Farmers have been doing it tough in Australia and the impact on their mental health has been profound, as the suicide statistics show.
For Queensland farmer, Phil, breaking point came eight months after he and his wife separated and he found himself alone on the farm and deeply depressed about the separation.
With no-one to talk to, one day last July Phil did something that would be a turning point in his life.
Phil’s suicide attempt, with a shotgun he used on the farm, put him in a coma for six weeks and he was in hospital with major head injuries for three months.
"It was something I did on impulse,” Phil says. “It wasn’t well thought out and not at all planned. I am extremely lucky to have survived."
Phil has had a remarkable physical recovery, though he now has blurred vision in one eye and "I’ll always have some trouble swallowing," he says. Restoring his mental health, rebuilding relationships and moving on with his life is a whole other challenge.
As his clinical team from Cairns and Hinterland Hospital and Health Service coordinated his recovery, Phil was fortunate they had the option of including a new service in his recovery plan – the Individual Recovery Support Program (IRSP).
To a health professional, this is a twelve-month recovery-focused, community-based outreach support service for adults who are recovering from serious mental illness. To Phil, it is simply Olivia.
Olivia is a Mind remote outreach support worker based in Innisfail/Tully, a few hours south of Cairns. Olivia drives out to Phil’s farm twice a week and supports him to get his life in a positive and sustainable frame.
Sometimes that is the practical stuff, like doing the weekly shopping, taking Phil to medical appointments or helping him apply to get his driving licence restored (Phil‘s licence was suspended as a result of his head injuries). Other times it is conversations over a cuppa or walking along nearby Mission Beach that can be catalysts in the process of rebuilding Phil’s mental health and a vision for the future.
"Phil has always been in work, so not working during his recovery was very challenging for him," says Olivia’s Manager, Toni Hines. "He was suddenly spending a lot of time sitting at home and so helping him keep a positive mindset was a big part of Olivia’s focus and getting him out and about was important too."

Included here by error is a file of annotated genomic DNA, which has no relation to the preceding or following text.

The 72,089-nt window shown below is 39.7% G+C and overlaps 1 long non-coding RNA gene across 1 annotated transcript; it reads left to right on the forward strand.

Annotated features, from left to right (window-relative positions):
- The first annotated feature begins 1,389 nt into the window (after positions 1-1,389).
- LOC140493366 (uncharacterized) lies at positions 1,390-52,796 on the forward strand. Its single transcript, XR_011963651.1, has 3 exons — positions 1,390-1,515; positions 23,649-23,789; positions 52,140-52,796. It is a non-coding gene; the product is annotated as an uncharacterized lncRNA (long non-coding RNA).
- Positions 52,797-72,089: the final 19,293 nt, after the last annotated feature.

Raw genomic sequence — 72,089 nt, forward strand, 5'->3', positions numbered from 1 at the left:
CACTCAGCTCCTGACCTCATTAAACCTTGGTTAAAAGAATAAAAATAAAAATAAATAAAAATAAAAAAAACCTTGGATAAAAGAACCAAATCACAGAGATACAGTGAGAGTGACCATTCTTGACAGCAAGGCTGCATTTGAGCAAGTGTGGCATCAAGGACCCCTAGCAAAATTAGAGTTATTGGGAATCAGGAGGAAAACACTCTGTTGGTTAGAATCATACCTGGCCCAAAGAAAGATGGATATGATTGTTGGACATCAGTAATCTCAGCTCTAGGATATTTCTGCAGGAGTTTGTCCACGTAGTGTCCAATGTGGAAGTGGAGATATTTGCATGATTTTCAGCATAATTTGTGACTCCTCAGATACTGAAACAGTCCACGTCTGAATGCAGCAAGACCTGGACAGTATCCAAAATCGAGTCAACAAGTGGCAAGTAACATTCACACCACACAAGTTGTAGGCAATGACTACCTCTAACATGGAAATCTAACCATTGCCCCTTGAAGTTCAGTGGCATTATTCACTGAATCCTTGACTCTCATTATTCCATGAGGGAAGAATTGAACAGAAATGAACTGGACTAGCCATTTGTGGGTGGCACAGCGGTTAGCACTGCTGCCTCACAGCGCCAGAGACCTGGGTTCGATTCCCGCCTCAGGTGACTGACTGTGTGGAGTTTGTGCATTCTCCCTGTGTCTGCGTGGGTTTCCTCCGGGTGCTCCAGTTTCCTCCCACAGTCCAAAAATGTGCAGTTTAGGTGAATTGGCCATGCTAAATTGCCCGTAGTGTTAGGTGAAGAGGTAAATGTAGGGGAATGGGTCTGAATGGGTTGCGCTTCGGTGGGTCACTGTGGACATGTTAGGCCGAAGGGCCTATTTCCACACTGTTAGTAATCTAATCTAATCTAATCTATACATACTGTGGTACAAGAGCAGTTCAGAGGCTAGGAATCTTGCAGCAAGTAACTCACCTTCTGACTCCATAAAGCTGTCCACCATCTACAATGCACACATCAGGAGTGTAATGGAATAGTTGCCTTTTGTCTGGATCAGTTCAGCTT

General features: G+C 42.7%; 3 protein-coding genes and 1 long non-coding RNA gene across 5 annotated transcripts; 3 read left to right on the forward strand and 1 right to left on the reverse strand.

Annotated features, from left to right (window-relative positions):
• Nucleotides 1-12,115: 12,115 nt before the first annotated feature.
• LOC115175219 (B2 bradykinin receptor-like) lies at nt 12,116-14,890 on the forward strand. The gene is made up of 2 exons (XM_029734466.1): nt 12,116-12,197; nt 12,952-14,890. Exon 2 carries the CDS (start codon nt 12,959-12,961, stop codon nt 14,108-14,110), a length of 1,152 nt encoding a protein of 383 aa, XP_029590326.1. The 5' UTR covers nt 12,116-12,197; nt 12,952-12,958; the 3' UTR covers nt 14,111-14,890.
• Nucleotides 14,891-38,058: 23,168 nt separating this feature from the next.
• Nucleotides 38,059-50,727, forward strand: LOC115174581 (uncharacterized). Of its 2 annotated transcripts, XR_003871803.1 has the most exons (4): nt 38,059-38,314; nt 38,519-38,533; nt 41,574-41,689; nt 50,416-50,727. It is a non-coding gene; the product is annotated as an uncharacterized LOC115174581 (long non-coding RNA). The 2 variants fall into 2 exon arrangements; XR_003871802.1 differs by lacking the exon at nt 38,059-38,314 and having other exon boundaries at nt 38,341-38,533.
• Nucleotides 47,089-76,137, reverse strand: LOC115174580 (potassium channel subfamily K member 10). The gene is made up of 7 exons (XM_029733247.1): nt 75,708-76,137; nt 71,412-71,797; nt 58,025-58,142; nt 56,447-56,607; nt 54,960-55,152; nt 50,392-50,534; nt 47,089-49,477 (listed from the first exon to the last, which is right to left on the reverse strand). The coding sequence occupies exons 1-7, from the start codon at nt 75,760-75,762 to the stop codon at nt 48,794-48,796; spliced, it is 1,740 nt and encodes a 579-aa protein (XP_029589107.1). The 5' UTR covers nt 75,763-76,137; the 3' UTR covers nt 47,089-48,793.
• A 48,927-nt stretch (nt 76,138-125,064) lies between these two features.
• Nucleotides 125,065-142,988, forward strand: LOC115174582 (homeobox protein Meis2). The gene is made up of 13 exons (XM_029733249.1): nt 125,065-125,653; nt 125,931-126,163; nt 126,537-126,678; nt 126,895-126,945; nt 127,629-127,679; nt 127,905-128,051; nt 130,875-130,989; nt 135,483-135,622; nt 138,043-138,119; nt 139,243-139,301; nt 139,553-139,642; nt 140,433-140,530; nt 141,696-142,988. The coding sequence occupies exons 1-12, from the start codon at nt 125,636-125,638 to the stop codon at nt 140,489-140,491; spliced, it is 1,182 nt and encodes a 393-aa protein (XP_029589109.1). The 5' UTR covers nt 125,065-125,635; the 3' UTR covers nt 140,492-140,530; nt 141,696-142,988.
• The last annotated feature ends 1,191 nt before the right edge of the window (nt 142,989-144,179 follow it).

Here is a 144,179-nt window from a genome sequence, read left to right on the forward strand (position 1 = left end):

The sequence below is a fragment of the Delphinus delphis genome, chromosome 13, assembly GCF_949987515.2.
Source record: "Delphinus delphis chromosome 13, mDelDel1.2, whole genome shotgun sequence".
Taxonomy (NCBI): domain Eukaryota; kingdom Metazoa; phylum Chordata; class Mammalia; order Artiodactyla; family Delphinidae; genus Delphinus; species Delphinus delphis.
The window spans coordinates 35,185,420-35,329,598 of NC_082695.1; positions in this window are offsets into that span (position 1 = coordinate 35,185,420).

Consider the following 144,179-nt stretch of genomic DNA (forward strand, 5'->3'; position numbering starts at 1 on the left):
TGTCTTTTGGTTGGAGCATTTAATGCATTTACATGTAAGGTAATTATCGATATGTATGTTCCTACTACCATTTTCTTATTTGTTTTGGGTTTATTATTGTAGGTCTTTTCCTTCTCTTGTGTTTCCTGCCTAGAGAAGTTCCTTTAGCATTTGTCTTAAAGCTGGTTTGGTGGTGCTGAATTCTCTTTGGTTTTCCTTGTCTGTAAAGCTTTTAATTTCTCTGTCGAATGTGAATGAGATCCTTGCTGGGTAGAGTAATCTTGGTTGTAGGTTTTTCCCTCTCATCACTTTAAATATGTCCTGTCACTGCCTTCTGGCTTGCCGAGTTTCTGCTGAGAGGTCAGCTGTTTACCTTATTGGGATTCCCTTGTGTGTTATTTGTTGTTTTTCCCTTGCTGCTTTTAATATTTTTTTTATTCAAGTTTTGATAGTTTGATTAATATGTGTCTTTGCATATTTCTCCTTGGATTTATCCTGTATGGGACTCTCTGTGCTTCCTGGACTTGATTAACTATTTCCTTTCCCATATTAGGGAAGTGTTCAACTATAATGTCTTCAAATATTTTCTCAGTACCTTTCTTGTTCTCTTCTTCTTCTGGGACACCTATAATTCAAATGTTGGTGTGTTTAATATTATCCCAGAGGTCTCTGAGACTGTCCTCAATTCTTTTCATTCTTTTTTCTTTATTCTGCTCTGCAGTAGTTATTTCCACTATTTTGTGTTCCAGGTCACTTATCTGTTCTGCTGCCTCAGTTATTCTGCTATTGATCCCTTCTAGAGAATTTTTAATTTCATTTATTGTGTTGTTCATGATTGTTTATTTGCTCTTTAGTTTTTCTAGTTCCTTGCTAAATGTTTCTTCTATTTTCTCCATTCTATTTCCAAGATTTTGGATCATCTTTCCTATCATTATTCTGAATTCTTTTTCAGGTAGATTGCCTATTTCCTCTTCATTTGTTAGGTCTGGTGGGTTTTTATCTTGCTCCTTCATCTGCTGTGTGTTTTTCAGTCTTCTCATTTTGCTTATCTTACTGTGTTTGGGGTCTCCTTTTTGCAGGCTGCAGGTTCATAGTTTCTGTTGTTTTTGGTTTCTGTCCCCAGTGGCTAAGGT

Throughout recovery Phil has been confident of returning to work but Olivia has also supported him to consider the difficult possibility of not getting his licence back and what a Plan B might be if that happens.
Phil has had a remarkable physical recovery, but restoring his mental health is a whole other challenge.
"When we discuss things, I get him to have a look at other solutions," Olivia says. "If something is carved in stone for Phil, I will challenge his thinking and how that would look in the real world. Then perhaps we can consider another solution."
Both Phil and Olivia recognise the trauma of what happened is still very raw but Phil is making plans that will help his recovery.
"I want to move away from Tully and make a fresh start away from the farm and all the old memories," he says. "I’m thinking I’ll move house and get a job down in the Burdekin area and I want to go back to farming again."
Asked what he would like to tell people who read his story, Phil says, "I don’t want people to think of my recovery as a miracle. It’s a lot of hard work and constant self-monitoring."
Having the right support makes it possible. It’s early days, but Phil says his work with Olivia is already making a difference.
I’m thinking about things differently to what I did before. Things were more negative before than they are now; I’m in a much better place.
If this article has raised issues for you and you need support, call Lifeline 13 11 14 or MensLine Australia 1300 789 978.